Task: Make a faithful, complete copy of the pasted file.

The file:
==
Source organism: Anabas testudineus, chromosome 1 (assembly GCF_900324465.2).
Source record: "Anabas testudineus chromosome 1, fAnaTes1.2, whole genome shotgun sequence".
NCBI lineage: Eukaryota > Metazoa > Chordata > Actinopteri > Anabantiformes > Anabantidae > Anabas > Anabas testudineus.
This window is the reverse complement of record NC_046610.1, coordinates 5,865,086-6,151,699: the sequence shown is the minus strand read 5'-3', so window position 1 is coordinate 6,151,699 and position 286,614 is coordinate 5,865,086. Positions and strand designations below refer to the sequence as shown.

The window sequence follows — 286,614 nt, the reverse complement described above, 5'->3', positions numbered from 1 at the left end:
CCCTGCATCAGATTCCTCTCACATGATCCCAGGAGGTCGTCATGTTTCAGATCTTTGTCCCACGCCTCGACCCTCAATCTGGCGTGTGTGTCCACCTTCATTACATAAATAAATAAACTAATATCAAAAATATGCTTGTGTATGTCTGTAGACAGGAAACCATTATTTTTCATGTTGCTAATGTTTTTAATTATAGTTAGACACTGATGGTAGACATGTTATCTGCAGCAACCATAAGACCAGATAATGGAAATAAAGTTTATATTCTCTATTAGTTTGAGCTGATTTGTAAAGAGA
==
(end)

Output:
Source organism: Anabas testudineus, chromosome 1 (assembly GCF_900324465.2).
Source record: "Anabas testudineus chromosome 1, fAnaTes1.2, whole genome shotgun sequence".
NCBI lineage: Eukaryota > Metazoa > Chordata > Actinopteri > Anabantiformes > Anabantidae > Anabas > Anabas testudineus.
This window is the reverse complement of record NC_046610.1, coordinates 5,865,086-6,151,699: the sequence shown is the minus strand read 5'-3', so window position 1 is coordinate 6,151,699 and position 286,614 is coordinate 5,865,086. Positions and strand designations below refer to the sequence as shown.

The window sequence follows — 286,614 nt, the reverse complement described above, 5'->3', positions numbered from 1 at the left end:
CCCTGCATCAGATTCCTCTCACATGATCCCAGGAGGTCGTCATGTTTCAGATCTTTGTCCCACGCCTCGACCCTCAATCTGGCGTGTGTGTCCACCTTCATTACATAAATAAATAAACTAATATCAAAAATATGCTTGTGTATGTCTGTAGACAGGAAACCATTATTTTTCATGTTGCTAATGTTTTTAATTATAGTTAGACACTGATGGTAGACATGTTATCTGCAGCAACCATAAGACCAGATAATGGAAATAAAGTTTATATTCTCTATTAGTTTGAGCTGATTTGTAAAGAGA